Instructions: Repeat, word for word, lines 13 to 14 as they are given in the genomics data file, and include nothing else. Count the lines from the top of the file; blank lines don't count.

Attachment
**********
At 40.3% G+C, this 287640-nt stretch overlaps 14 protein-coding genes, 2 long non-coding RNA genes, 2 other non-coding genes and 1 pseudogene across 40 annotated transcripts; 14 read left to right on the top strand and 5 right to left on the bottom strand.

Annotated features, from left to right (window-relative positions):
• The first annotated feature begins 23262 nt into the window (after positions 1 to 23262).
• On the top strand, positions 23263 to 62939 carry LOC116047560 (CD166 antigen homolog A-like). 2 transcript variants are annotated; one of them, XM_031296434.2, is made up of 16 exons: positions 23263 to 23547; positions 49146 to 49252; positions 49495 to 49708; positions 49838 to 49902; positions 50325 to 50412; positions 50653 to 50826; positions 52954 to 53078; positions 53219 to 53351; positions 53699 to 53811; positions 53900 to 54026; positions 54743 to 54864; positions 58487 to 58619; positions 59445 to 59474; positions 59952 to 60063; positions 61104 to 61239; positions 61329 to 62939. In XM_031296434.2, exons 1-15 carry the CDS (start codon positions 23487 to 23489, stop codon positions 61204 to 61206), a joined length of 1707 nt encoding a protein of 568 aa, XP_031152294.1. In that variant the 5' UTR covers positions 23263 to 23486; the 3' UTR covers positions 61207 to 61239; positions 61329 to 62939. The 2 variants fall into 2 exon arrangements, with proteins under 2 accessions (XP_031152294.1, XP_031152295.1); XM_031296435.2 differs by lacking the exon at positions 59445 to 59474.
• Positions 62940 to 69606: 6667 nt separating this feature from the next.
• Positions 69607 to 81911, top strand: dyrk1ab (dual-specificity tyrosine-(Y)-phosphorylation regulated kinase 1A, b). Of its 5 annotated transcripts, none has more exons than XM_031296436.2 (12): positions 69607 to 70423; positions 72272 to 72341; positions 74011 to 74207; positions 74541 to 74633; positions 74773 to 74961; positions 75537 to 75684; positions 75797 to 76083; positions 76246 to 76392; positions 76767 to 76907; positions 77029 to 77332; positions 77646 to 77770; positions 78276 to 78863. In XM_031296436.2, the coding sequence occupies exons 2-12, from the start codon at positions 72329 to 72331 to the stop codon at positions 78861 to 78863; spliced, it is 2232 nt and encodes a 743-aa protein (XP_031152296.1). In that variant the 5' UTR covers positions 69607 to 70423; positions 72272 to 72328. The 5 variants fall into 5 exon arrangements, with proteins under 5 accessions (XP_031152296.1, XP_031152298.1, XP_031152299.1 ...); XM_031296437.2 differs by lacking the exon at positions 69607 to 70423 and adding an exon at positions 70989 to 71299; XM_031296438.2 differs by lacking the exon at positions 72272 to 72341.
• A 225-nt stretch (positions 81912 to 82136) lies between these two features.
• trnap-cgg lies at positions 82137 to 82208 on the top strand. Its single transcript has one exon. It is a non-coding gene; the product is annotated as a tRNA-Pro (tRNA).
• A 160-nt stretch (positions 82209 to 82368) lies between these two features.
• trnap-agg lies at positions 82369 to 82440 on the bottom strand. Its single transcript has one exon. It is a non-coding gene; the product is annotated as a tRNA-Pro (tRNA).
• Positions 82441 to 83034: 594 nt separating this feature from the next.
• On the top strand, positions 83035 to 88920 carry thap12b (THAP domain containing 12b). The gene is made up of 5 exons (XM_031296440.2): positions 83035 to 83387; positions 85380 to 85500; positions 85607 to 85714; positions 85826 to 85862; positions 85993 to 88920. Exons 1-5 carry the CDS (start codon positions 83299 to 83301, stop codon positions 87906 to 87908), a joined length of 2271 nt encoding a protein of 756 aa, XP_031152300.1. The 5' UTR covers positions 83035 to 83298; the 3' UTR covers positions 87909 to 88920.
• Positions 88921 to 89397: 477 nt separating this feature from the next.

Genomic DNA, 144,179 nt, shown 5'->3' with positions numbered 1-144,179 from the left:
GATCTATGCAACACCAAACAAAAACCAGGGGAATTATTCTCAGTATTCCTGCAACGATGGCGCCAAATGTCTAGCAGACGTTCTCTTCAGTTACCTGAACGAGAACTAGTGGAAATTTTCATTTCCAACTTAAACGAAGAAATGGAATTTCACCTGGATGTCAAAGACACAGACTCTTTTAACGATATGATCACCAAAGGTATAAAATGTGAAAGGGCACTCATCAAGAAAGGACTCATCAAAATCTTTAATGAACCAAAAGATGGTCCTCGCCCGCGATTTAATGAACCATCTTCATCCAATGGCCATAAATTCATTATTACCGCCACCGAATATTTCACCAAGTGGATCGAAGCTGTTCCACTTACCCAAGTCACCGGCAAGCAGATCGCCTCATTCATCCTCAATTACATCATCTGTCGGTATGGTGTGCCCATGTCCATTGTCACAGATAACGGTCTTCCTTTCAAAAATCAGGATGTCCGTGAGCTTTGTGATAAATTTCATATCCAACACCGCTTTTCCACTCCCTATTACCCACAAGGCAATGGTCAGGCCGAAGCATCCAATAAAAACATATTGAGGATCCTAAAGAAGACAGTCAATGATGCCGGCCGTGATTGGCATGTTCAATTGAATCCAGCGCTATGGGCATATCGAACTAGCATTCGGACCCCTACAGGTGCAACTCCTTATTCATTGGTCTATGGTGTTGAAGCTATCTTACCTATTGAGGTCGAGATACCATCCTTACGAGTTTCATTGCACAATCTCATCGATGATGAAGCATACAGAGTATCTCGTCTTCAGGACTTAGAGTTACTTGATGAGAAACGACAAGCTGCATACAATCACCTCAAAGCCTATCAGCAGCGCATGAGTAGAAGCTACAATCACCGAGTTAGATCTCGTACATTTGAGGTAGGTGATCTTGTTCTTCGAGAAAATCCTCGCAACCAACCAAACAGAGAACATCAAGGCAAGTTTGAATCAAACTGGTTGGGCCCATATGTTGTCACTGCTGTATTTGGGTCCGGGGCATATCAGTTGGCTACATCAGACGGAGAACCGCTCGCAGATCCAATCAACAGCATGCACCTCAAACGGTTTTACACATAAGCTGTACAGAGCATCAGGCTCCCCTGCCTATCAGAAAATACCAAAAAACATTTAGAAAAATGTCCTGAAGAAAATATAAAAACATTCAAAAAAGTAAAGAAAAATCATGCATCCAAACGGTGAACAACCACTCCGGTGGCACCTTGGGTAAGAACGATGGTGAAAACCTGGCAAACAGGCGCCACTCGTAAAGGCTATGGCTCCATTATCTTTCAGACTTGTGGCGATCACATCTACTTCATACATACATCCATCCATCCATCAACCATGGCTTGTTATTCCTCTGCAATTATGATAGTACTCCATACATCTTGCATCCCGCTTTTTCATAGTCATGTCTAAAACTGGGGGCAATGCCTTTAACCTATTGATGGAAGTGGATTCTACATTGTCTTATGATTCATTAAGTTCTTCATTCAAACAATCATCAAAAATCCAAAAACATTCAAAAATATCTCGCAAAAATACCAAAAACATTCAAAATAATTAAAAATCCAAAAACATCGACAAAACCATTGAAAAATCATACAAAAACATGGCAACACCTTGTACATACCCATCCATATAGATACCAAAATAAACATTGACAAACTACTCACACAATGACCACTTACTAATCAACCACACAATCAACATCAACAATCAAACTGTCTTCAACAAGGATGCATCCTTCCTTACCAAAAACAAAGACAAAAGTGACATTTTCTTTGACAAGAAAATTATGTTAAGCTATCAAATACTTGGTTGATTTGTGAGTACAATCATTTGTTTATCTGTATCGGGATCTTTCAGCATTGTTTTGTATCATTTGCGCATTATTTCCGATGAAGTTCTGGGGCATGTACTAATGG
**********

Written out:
• Positions 88921 to 89397: 477 nt separating this feature from the next.

Genomic DNA, 144,179 nt, shown 5'->3' with positions numbered 1-144,179 from the left: